(LEAD) Kaesong factory zone's shutdown hits N.K.'s nukes, missile development: Seoul
(ATTN: ADDS photo, more info in paras 3-8)
SEOUL, Feb. 10 (Yonhap) -- South Korea's 2016 decision to shut down an inter-Korean industrial complex is presumed to have dealt a heavy blow to North Korea's nuclear and missile programs, a government official said Friday.
The statement comes on the first anniversary of Seoul's closure of the Kaesong Industrial Complex in North Korea's border city of the same name in response to Pyongyang's nuclear and missile tests early last year.
Seoul's unification ministry said that the shutdown of the complex had led major countries, including the United States, Japan and the European Union, to strengthen their unilateral sanctions.
"It also played a critical part in allowing the international community to slap tougher sanctions against the North," Jeong Joon-hee, a ministry spokesman, told a press briefing.
Seoul's decision was based on the judgment that the money generated from the complex was suspected of being used to bankroll Pyongyang's nuclear and missile programs.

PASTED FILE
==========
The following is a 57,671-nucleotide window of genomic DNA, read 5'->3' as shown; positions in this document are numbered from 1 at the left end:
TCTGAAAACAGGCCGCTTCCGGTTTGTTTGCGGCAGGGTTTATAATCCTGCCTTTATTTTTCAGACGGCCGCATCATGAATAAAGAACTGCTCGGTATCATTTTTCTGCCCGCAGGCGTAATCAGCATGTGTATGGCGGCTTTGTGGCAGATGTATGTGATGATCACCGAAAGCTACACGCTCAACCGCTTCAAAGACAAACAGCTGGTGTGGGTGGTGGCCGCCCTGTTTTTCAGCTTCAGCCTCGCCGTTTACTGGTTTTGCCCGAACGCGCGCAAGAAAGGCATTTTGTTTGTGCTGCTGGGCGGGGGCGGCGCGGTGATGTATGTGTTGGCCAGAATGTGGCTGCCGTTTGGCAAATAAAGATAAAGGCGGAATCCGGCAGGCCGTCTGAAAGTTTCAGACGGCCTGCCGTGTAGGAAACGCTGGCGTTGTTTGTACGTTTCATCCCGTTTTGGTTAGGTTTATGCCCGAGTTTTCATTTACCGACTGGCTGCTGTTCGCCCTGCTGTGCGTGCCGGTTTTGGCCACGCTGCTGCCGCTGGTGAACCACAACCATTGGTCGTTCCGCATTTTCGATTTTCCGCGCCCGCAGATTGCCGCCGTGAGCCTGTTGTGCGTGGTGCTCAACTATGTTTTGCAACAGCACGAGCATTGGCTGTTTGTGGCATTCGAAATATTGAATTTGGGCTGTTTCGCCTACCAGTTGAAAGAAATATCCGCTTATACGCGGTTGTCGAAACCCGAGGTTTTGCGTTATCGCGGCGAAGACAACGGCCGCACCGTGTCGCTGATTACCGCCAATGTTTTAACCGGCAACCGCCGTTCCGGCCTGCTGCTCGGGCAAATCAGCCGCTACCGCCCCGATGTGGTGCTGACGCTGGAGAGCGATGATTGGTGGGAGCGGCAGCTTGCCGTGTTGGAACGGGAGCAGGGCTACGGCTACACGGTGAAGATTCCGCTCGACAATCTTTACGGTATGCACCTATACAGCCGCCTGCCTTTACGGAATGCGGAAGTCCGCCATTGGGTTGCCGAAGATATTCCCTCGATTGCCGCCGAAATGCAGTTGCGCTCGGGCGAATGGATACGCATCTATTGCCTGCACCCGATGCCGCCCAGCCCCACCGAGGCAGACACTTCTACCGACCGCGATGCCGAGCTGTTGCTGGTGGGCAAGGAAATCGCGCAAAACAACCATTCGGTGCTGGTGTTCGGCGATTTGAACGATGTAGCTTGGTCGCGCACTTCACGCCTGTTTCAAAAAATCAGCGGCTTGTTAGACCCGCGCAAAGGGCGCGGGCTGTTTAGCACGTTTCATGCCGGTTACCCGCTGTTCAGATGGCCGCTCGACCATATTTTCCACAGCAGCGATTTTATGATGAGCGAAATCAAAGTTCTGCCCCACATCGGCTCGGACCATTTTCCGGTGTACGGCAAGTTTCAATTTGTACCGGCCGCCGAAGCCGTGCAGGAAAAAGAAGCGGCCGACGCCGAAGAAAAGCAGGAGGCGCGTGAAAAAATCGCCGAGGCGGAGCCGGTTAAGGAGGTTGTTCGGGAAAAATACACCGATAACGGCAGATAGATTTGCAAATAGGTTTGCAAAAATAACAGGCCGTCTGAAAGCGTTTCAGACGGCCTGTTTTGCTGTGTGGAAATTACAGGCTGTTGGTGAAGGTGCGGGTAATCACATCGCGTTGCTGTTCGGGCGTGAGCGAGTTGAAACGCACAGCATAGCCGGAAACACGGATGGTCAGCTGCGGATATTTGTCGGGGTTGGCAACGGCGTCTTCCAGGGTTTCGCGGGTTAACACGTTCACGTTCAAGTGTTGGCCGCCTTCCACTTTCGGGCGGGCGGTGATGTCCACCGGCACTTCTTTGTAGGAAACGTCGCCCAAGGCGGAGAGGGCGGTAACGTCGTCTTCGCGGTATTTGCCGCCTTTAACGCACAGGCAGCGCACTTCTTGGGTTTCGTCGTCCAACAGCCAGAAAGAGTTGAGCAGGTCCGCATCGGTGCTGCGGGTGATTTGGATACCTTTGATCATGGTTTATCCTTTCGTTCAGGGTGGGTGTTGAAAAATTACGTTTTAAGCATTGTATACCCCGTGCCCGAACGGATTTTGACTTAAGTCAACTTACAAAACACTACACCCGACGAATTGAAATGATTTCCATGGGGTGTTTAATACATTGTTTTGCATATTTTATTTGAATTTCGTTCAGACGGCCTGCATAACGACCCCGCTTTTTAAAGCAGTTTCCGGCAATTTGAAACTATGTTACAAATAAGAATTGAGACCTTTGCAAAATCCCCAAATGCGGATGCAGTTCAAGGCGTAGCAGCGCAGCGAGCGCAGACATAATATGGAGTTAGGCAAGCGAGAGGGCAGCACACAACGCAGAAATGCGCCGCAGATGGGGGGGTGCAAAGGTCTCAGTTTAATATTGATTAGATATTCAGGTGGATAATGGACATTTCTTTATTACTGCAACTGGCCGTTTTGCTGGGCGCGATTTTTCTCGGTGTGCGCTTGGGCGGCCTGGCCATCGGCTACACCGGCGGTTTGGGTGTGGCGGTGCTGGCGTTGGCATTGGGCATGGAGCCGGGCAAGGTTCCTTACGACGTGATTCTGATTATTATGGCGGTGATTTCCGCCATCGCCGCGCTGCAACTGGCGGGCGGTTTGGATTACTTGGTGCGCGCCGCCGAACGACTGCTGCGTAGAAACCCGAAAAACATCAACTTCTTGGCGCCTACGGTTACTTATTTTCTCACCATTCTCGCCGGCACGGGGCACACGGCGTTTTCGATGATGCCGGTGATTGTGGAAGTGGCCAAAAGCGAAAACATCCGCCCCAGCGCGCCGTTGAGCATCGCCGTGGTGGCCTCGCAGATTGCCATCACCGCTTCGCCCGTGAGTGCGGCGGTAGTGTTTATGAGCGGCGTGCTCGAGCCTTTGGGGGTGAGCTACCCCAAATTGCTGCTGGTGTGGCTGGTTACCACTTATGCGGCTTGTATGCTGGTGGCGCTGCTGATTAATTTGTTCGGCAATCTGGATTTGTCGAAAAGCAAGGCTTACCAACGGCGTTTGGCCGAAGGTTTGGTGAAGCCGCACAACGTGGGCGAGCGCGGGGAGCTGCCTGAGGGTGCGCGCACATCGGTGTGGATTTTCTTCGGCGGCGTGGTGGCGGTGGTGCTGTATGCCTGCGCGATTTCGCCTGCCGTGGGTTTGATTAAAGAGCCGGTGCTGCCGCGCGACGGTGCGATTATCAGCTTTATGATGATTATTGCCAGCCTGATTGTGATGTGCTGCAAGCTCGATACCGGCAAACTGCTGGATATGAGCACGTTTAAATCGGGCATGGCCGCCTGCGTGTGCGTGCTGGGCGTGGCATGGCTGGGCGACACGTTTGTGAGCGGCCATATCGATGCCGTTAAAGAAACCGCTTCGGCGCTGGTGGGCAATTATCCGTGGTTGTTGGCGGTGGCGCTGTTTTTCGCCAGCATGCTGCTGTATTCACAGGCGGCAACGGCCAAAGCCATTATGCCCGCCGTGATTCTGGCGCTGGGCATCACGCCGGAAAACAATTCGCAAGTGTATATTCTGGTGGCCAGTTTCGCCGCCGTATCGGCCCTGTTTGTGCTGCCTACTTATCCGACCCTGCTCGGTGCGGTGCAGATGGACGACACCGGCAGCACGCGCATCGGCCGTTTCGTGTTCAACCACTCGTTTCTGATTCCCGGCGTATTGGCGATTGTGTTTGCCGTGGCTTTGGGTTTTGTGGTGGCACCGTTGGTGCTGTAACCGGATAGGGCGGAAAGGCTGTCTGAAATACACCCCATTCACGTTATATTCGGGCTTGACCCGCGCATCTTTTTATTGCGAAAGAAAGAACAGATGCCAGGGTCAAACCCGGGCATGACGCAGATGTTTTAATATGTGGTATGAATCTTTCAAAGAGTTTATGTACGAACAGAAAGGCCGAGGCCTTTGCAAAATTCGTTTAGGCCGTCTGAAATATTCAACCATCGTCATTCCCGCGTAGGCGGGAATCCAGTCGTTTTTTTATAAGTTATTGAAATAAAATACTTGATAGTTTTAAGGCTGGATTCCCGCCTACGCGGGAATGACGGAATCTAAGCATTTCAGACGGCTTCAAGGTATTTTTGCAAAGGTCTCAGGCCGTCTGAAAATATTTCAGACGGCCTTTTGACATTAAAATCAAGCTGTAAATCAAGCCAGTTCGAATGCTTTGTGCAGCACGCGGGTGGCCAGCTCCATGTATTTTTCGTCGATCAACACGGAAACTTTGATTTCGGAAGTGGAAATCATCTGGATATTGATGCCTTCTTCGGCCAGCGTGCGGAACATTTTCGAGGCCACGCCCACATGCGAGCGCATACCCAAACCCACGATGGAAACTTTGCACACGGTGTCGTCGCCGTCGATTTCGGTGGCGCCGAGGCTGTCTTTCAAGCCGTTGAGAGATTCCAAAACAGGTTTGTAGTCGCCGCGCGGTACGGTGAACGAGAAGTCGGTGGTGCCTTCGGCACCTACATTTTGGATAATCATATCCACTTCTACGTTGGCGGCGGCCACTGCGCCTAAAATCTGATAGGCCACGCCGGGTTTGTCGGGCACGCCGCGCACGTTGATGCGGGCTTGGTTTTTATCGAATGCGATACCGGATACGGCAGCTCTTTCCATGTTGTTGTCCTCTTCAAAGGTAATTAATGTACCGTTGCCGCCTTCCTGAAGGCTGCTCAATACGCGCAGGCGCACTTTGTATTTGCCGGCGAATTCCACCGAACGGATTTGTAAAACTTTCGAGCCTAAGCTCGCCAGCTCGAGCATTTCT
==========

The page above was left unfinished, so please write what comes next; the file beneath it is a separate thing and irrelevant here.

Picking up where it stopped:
The government said that since the zone's opening in 2004, around US$560 million in total had been paid in wages to North Korean workers.
"We could reasonably assume that the factory park's closure would have taken a heavy toll on North Korea's nuclear and missile developments," Jeong said, saying that the decision cut off cash inflows into the North worth US$100 million annually.
"The government thinks that international sanctions probably also hampered North Korea's projects," he said.
This photo taken on Feb. 6, 2017, shows the now-shuttered Kaesong Industrial Complex in North Korea's border city of the same name. (Yonhap)
A possible resumption of the factory zone is emerging as a key issue in the political arena as liberal presidential hopefuls are voicing the need to reopen it to improve strained inter-Korean ties.
The ministry said that North Korea's commitment to ending its nuclear and missile programs should be prioritized before talking about whether Seoul should reopen the shuttered complex.
Jeong said that given the grave security situation on the Korean Peninsula, it is not right to assume a flexible attitude toward the resumption of the factory park's operation.
The government earlier expressed concerns that the resumption could spark a row over the violation of the latest U.N. sanctions resolutions against North Korea.
The factory zone, once touted as the beacon of inter-Korean reconciliation, had housed a total of 124 South Korean firms, with more than 54,000 North Korean workers being employed to produce labor-intensive goods, such as clothes and utensils.